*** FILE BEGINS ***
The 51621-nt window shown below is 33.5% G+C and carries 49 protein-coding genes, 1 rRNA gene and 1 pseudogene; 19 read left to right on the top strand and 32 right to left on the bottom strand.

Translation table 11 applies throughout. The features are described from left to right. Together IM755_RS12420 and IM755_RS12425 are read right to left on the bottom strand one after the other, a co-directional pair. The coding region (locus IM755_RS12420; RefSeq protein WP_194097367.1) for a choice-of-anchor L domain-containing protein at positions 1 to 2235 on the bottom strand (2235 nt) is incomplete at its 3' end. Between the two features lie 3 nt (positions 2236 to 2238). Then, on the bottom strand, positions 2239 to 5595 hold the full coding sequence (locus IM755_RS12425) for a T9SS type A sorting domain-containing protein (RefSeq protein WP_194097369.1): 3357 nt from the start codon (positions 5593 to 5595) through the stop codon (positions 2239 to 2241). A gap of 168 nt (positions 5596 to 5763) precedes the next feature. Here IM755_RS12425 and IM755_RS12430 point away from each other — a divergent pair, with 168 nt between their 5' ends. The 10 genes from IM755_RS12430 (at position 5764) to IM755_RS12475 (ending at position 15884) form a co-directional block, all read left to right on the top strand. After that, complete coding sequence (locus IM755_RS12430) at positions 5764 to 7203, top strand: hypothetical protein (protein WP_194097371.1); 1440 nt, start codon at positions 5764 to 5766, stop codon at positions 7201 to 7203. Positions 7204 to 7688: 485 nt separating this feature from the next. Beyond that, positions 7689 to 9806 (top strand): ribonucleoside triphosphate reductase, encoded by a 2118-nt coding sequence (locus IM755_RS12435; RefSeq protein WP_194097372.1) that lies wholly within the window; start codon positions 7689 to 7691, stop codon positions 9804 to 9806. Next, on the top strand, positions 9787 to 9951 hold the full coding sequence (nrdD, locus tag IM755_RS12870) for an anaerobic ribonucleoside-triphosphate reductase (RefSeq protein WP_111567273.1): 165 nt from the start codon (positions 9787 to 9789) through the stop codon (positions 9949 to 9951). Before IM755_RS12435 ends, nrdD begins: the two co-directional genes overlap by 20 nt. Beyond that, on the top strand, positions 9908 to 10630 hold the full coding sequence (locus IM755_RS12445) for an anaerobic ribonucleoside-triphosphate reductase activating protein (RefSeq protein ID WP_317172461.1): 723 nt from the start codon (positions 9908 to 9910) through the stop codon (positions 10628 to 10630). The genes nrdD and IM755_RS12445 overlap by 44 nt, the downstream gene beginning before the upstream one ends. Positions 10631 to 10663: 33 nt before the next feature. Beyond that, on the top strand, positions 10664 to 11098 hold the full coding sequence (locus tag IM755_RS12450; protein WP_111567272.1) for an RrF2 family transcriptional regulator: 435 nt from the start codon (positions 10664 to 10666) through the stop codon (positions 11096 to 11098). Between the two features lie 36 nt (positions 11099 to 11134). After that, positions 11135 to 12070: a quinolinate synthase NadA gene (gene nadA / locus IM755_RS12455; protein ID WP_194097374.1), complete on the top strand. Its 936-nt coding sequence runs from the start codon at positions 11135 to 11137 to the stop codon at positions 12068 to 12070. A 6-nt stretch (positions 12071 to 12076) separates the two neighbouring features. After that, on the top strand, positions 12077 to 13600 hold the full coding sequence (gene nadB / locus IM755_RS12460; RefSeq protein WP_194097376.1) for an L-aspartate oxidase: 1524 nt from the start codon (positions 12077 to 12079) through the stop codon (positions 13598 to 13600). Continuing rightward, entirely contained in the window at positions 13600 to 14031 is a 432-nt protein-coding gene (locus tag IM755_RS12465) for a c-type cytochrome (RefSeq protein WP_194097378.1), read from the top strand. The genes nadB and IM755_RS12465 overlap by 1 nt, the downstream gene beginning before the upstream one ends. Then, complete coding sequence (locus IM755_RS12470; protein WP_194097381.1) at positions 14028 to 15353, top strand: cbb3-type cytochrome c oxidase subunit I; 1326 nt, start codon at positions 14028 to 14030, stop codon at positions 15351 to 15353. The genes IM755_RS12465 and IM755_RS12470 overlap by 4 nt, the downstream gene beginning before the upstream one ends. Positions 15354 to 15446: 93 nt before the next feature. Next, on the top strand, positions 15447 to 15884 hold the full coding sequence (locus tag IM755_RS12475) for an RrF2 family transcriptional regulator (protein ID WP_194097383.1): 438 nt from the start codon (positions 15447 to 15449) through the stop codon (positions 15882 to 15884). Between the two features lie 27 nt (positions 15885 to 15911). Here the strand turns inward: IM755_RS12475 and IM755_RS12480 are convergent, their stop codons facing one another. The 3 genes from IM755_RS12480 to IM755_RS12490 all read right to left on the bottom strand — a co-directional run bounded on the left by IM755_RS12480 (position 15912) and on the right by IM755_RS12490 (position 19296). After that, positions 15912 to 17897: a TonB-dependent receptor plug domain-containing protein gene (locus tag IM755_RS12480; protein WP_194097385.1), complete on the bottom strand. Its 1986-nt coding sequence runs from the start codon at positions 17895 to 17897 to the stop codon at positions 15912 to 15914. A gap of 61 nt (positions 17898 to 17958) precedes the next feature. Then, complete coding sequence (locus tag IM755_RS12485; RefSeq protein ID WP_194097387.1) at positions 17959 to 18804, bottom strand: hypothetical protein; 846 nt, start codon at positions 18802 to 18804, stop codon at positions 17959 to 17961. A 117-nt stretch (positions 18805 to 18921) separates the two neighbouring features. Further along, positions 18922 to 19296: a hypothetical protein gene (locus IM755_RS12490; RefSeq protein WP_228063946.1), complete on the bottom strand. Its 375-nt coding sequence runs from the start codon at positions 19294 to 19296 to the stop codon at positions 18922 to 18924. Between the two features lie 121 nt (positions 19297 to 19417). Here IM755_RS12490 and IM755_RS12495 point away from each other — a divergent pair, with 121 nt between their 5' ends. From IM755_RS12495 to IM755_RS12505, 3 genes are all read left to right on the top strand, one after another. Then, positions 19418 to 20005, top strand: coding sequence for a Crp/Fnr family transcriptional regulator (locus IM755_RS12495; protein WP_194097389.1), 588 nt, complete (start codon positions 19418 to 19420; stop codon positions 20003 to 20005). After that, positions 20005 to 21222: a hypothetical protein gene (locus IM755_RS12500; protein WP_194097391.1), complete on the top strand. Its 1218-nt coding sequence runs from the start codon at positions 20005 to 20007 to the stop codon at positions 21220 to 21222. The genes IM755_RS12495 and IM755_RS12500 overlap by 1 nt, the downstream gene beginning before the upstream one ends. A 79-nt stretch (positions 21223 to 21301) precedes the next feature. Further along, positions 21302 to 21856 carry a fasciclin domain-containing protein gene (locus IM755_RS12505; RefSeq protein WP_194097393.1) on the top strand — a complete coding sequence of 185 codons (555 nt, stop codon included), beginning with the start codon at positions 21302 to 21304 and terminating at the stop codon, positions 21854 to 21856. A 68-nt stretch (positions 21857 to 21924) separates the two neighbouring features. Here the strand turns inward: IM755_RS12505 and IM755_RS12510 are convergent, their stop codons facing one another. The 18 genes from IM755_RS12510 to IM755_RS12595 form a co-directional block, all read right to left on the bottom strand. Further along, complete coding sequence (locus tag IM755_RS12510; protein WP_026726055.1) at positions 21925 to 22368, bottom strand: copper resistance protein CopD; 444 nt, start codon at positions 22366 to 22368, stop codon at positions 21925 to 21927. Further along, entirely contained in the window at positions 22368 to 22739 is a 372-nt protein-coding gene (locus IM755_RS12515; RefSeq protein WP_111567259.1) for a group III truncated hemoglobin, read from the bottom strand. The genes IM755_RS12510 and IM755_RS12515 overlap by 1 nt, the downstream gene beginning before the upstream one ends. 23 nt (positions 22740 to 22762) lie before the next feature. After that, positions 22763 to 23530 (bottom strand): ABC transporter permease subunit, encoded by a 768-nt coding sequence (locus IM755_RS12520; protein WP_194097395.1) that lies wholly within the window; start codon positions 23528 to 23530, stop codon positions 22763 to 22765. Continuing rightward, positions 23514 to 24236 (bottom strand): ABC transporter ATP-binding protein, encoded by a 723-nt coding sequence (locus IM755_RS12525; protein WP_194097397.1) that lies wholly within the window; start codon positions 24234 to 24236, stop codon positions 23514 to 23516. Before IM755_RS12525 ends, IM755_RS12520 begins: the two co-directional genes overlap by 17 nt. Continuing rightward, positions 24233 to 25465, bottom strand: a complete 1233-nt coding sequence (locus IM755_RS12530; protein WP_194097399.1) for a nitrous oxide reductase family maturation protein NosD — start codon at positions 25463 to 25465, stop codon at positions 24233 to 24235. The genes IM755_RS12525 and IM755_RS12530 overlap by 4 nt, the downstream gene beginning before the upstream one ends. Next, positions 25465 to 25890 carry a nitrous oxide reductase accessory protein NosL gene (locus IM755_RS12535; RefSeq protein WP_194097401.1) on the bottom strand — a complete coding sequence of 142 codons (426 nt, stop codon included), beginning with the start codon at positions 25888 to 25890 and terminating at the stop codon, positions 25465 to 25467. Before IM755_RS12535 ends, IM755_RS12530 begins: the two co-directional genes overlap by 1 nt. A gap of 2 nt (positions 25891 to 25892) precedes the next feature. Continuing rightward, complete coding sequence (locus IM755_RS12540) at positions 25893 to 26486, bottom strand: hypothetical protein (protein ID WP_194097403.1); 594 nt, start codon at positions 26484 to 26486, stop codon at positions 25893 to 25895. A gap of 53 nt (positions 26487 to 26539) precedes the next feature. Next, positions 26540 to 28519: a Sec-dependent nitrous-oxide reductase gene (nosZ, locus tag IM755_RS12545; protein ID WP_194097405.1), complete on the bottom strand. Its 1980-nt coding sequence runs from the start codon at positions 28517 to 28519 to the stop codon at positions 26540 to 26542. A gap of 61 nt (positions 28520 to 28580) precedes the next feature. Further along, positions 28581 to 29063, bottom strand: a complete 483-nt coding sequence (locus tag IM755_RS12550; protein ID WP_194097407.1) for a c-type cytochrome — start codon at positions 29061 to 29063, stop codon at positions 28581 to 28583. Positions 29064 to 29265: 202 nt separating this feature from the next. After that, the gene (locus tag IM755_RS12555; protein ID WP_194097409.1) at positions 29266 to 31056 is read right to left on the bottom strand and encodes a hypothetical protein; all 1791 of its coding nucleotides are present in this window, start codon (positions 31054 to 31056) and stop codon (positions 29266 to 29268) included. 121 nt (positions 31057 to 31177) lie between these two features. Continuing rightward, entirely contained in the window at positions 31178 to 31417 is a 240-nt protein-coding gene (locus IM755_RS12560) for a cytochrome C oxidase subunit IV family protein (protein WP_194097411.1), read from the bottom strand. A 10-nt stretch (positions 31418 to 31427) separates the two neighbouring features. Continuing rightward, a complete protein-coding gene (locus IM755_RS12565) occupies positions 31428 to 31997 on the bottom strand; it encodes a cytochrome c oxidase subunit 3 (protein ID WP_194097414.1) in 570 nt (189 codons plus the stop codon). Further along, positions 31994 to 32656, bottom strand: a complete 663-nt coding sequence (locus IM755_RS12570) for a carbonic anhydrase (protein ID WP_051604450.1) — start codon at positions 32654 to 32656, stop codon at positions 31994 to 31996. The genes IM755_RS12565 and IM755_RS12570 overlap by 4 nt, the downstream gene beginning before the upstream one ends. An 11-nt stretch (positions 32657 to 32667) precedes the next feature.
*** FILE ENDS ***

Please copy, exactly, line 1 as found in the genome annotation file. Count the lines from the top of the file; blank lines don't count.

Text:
The 51621-nt window shown below is 33.5% G+C and carries 49 protein-coding genes, 1 rRNA gene and 1 pseudogene; 19 read left to right on the top strand and 32 right to left on the bottom strand.